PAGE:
Each interview is preceded by an overview of the artist's work, and the volume itself is introduced by a thoughtful critical essay on performance art and oral history. The conversational tone of the interviews renders complex ideas and theoretical propositions accessible, making this an ideal book for students of Theatre and Performance, as well as for artists, scholars and general readers.
|Publisher:||Macmillan Education UK|
|Edition description:||1st ed. 2015|
|Product dimensions:||5.60(w) x 8.50(h) x 0.90(d)|
About the Author
Table of Contents
Acknowledgements.- Introduction.- 1. The Escape Artist: An Interview with Ulay.- 2. Hiding in Plain Sight: An Interview with Anne Bean.- 3. Boxing Clever: An Interview with Kipper Kids.- 4. Positive Surrender: An Interview with BREYER P-ORRIDGE.- 5. Slave to Love: An Interview with Sheree Rose.- 6. The Designated Mourner: An Interview with Penny Arcade.- 7. Capricorn on Fire: An Interview with Ann Magnuson.- 8. The Accidental Goddess: An Interview with Joey Arias.- 9. Perverse Martyrologies: An Interview with Ron Athey.- 10. The Skin of the Theatre: An Interview with Julia Bardsley.- 11. You Made Me Love You: An Interview with David Hoyle.- 12: Held: An Interview with Adrian Howells.- Epilogue.- Further Reading.- Bibliography.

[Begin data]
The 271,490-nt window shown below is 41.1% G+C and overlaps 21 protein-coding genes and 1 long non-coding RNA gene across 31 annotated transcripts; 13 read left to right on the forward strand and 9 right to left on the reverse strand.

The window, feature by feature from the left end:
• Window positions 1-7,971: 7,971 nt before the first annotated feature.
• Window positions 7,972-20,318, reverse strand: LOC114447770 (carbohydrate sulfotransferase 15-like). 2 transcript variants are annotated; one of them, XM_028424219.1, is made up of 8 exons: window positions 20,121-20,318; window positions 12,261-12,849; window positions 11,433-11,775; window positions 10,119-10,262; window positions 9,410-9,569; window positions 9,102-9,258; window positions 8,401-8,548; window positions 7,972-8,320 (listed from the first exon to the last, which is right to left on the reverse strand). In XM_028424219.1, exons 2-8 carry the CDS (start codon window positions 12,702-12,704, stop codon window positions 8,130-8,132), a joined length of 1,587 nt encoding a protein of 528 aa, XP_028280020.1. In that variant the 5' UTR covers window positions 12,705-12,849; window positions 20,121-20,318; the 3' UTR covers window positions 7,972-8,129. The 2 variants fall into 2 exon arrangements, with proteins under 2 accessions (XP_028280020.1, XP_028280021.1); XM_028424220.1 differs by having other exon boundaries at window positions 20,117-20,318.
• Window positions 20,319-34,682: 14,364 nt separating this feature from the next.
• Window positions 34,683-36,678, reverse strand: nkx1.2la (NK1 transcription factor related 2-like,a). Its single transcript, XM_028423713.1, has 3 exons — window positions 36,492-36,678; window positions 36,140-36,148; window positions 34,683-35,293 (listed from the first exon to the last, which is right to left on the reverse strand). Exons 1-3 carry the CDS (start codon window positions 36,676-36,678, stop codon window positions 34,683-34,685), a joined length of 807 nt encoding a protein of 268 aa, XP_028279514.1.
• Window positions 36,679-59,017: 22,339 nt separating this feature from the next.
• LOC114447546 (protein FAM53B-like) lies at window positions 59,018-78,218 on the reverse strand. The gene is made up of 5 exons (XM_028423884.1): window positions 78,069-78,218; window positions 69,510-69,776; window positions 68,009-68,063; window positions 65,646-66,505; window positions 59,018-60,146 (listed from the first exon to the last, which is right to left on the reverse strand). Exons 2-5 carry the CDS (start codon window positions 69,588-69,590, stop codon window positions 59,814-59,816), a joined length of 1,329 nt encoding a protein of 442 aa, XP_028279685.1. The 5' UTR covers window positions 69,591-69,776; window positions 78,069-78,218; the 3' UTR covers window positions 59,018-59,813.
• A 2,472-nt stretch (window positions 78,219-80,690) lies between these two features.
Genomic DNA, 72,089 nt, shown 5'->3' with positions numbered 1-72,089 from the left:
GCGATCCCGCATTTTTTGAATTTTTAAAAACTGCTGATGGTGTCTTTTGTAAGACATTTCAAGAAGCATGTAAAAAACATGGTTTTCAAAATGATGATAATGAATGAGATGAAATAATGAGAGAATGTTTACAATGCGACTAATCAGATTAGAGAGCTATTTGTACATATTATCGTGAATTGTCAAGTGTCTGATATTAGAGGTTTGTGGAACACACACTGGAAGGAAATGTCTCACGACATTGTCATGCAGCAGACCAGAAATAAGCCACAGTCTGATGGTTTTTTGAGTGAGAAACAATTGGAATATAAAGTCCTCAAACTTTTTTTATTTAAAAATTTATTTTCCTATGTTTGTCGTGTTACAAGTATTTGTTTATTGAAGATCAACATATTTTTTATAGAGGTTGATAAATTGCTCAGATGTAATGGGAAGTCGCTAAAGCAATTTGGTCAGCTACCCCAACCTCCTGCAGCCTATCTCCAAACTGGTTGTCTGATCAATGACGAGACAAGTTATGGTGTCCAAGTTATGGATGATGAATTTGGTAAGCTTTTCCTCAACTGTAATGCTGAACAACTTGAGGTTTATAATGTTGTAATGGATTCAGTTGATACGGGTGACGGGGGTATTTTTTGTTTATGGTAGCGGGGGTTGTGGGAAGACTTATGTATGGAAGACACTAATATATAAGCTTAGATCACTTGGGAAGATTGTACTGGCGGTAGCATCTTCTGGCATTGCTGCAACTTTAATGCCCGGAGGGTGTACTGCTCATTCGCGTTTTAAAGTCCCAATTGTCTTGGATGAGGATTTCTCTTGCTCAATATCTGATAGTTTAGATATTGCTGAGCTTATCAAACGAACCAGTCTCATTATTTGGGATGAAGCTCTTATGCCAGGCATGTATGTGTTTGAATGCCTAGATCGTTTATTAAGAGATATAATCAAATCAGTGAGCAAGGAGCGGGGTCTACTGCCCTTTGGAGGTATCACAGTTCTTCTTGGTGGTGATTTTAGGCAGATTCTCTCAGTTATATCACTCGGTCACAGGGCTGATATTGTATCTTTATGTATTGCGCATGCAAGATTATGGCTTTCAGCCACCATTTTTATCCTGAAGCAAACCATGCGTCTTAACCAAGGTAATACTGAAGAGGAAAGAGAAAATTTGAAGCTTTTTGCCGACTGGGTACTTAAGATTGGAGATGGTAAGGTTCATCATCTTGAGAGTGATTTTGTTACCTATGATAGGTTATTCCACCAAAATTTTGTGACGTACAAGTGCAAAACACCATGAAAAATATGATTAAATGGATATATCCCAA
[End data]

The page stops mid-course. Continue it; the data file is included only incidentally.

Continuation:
What People are Saying About This
A must-read. Johnson is a sensitive and well-informed interviewer, who manages to solicit from his conversation partners extensive and frank accounts. They remind us that for these artists performance is not just an ephemeral act but a life-long practice that has profound material and immaterial consequences for those who commit to it.' - Heike Roms, Aberystwyth University, UK
'Dominic Johnson demonstrates admirably how asking performance artists the right questions can be a highly effective critical research tool. Acutely attuned to broader issues of contemporary live art and performance culture and its histories, as well as intimately acquainted with the distinctive practices of his interlocutors, he succeeds in drawing out rich oral testimonies from a range of landmark figures which form their very own, immensely engaging living history of performance art.' - Nicholas Whybrow, University of Warwick, UK